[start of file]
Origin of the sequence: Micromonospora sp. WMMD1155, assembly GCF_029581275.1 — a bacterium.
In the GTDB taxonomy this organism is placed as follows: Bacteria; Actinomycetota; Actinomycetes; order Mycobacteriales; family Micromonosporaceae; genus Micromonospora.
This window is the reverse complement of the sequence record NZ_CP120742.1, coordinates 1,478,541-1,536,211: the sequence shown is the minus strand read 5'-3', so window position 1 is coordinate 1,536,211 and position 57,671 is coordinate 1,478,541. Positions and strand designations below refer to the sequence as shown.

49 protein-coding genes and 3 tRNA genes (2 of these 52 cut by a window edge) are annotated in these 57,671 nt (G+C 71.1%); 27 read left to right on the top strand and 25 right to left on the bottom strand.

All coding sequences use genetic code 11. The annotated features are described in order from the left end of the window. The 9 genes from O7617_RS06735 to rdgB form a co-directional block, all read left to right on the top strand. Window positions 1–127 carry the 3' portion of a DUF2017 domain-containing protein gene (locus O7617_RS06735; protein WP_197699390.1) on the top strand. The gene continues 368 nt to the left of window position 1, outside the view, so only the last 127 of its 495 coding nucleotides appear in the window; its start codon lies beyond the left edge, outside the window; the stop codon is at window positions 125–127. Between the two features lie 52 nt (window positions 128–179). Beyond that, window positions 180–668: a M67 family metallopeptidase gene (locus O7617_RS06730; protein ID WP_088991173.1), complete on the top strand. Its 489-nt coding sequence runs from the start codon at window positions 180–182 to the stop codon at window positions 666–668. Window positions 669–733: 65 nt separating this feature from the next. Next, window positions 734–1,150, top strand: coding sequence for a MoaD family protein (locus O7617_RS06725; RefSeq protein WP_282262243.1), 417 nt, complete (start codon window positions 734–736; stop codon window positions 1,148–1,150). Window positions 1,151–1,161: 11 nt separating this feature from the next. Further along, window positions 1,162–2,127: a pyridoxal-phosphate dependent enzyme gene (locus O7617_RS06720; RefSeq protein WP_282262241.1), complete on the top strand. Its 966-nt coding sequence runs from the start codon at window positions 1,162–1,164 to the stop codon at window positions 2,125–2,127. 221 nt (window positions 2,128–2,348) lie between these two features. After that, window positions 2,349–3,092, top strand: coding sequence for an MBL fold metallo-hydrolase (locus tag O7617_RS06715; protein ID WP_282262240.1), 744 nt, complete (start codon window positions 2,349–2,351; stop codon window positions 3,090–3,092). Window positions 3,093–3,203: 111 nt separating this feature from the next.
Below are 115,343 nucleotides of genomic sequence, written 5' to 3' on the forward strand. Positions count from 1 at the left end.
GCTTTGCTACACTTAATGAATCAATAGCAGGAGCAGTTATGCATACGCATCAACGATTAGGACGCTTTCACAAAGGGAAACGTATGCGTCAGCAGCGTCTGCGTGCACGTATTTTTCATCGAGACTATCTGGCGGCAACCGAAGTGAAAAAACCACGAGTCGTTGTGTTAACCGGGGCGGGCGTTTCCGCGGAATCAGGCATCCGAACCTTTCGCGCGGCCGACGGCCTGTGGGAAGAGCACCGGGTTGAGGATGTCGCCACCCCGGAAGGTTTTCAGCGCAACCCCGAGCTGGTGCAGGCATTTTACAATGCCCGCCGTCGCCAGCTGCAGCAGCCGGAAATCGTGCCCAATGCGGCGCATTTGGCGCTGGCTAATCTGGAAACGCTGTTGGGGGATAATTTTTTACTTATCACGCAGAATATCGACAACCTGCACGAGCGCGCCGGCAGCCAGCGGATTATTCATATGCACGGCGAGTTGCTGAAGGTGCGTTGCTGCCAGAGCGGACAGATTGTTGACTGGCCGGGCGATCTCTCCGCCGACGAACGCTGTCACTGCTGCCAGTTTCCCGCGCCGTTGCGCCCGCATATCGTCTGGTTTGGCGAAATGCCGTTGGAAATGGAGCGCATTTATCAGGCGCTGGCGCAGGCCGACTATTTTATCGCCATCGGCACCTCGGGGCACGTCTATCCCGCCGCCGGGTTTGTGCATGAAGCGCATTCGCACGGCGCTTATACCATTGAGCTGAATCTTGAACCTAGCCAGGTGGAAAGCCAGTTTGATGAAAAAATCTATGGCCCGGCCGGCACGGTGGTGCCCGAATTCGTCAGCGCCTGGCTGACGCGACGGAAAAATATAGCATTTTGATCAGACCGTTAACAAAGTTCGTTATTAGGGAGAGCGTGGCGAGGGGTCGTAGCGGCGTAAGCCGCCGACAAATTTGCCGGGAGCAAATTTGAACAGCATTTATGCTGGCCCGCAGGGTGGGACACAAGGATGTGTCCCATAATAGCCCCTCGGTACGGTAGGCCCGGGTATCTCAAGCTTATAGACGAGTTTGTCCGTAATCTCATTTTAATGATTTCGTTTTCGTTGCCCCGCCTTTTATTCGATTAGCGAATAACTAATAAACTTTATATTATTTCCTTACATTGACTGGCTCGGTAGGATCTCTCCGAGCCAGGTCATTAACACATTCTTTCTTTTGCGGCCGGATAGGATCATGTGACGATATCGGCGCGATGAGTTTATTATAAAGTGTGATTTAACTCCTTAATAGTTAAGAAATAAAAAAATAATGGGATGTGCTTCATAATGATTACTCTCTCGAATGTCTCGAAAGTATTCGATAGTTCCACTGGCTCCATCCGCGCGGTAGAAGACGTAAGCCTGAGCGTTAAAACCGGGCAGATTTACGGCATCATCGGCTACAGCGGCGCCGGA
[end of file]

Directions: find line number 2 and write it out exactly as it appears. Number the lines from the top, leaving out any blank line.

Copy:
In the GTDB taxonomy this organism is placed as follows: Bacteria; Actinomycetota; Actinomycetes; order Mycobacteriales; family Micromonosporaceae; genus Micromonospora.